LA CROSSE (WEAU)-August 1st is a day that has become history for women and health care all around the nation. Several aspects of the Affordable Care Act have been placed into action including no-cost wellness checks and breast cancer screenings for women.
Beginning August 1st every employer in the United States is required to provide free contraception and other health services for women through their insurance companies.
Catholic institutions have been left exempt from the new rules until August 1st of 2013.
Women with insurance should ask their employer or insurance agency when they are renewing their services. Not every insurance company is required to change their policies beginning the 1st.
Health plans must now provide free screening for everything from STD’s to diabetes to domestic violence.
The options clinic in La Crosse provides reproductive health care services and education . Services Manager Erin Behlen says she’s ecstatic for the change.
“It’s a great day for women in the united states. This health care is recognized as being critical and important to women since the 1970’s,” said Behlen.
The options clinic will now be offering a multitude of services for free to women with insurance.
“Your annual exam, breast cancer screenings, PAP tests and also FDA approved contraceptive methods, as well as STI counseling will all be provided by us,” said Behlen.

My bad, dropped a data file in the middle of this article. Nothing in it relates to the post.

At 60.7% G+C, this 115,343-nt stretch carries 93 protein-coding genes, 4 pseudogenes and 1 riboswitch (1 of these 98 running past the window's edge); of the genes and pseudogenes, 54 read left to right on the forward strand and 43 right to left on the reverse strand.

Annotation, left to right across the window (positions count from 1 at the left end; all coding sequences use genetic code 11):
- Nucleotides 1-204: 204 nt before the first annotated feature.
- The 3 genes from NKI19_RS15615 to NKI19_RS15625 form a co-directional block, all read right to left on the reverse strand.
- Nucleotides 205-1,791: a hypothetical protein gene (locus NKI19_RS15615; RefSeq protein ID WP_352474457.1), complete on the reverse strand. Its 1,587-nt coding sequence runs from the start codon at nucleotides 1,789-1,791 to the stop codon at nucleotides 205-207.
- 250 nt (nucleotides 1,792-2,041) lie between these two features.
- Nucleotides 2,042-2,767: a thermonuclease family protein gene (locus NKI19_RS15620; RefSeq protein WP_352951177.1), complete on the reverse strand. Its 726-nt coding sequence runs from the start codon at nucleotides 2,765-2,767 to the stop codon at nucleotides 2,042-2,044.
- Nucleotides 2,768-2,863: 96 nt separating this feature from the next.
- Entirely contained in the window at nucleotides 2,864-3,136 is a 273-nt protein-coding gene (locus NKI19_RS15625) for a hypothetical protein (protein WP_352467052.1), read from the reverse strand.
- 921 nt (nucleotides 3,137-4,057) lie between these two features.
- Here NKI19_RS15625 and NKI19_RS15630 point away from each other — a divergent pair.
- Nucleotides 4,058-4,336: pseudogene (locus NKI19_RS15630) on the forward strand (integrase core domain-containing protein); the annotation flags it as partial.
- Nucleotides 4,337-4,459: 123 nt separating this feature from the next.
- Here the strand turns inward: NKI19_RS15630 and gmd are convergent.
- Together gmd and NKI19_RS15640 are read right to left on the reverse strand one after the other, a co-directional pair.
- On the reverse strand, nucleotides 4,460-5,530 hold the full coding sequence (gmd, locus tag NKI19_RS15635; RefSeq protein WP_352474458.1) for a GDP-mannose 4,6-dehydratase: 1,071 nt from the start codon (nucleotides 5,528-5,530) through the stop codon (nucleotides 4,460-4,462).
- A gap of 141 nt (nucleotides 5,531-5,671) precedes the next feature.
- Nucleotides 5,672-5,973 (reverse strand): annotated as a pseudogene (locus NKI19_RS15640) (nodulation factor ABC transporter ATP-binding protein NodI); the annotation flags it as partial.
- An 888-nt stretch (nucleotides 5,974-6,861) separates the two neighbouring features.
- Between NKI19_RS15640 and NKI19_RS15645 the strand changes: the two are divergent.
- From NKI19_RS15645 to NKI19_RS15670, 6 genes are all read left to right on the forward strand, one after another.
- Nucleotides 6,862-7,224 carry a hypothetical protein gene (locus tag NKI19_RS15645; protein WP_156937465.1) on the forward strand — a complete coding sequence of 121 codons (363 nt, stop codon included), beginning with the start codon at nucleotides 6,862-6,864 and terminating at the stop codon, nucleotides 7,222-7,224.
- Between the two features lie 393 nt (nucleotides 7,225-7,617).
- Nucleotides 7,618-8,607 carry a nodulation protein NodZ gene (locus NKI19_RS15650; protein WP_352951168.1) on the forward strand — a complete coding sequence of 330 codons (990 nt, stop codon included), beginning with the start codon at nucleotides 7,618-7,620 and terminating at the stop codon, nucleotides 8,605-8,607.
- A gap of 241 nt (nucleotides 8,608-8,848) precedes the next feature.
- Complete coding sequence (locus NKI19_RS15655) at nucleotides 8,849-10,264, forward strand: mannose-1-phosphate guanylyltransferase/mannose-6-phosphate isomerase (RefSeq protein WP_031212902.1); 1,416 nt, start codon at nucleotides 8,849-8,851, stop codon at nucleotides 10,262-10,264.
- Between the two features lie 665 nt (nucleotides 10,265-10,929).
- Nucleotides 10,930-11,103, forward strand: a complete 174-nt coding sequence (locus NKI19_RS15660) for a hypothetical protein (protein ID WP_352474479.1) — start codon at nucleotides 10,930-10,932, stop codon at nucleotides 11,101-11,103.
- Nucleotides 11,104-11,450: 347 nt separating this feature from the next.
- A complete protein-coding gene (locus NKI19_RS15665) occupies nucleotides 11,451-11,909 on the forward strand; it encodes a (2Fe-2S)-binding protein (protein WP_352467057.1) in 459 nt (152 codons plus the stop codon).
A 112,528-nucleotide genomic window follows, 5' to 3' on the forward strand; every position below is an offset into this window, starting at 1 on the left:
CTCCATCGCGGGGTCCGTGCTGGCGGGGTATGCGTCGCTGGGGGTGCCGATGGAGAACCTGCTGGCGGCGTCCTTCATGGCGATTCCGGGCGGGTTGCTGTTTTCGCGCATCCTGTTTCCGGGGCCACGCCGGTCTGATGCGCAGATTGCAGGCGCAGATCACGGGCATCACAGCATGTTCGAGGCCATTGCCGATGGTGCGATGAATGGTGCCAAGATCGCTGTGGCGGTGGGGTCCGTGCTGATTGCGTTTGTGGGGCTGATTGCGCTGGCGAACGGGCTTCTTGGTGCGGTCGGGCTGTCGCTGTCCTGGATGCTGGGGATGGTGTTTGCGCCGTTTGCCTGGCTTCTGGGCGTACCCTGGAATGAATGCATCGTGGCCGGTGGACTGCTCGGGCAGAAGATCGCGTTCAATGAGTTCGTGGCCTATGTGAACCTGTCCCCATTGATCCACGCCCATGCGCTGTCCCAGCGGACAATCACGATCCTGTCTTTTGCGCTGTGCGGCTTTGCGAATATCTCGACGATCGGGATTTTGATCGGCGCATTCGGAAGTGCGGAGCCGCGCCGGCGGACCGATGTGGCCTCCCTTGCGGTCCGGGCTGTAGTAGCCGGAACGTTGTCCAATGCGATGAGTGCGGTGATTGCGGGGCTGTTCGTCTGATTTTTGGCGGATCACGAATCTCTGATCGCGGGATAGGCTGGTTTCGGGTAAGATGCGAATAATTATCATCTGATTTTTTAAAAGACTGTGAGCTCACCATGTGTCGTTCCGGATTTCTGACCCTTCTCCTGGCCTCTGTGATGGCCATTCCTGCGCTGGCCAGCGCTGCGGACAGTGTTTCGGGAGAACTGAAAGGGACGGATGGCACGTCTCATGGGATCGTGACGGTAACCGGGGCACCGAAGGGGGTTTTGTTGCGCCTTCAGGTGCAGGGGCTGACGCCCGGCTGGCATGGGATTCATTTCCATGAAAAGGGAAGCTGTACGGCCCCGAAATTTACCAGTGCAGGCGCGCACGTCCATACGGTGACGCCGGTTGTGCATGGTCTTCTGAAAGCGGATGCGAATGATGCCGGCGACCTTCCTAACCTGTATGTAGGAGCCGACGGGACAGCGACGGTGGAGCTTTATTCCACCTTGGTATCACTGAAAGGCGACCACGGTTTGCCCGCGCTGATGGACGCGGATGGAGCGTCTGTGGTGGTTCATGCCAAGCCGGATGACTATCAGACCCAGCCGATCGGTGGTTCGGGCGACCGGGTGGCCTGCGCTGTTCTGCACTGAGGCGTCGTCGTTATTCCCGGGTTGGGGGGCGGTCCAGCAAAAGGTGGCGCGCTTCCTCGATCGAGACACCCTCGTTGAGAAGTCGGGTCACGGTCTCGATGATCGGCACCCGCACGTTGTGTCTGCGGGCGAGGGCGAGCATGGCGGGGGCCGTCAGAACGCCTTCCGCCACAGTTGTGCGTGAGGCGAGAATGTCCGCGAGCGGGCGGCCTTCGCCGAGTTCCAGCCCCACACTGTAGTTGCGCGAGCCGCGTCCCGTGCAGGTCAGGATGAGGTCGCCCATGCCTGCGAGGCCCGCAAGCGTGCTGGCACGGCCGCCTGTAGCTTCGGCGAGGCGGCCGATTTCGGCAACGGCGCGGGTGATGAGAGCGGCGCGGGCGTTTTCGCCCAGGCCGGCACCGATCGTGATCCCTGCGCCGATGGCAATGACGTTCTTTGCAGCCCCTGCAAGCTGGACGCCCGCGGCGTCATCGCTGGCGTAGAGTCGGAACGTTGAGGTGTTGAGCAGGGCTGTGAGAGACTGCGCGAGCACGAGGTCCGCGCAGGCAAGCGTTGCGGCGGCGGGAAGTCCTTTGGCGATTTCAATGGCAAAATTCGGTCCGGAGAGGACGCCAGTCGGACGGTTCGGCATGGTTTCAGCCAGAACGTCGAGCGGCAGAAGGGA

The new rules have been highly controversial with conservative and religious groups.
“If government is going to tell us how to be Catholic then we are no longer protected by one of the most cherished documents of the republic, the constitution of the United States,” said La Crosse Diocese Bishop William Callahan.
Callahan says the year long exemption of the law for religious institutions is a poor attempt by President Obama to appease to the Catholics.
“The accommodation allows us a year to reform our consciences and grip the fact that we may have to change whether we like it or not,” said Bishop Callahan.
Women could be saving hundreds from the switch.
“It costs an average of $600 dollars a year for birth control,” said Behlen.
Governor Walker does have some say in how Wisconsin will deal with the new health care law, although he has no power over the 8 services that will be provided beginning this month.
Walker has yet to decide how Wisconsin will proceed with expansion of medicaid and new insurance exchanges. Walker and many governors like him are waiting until after the November election before they make any changes.
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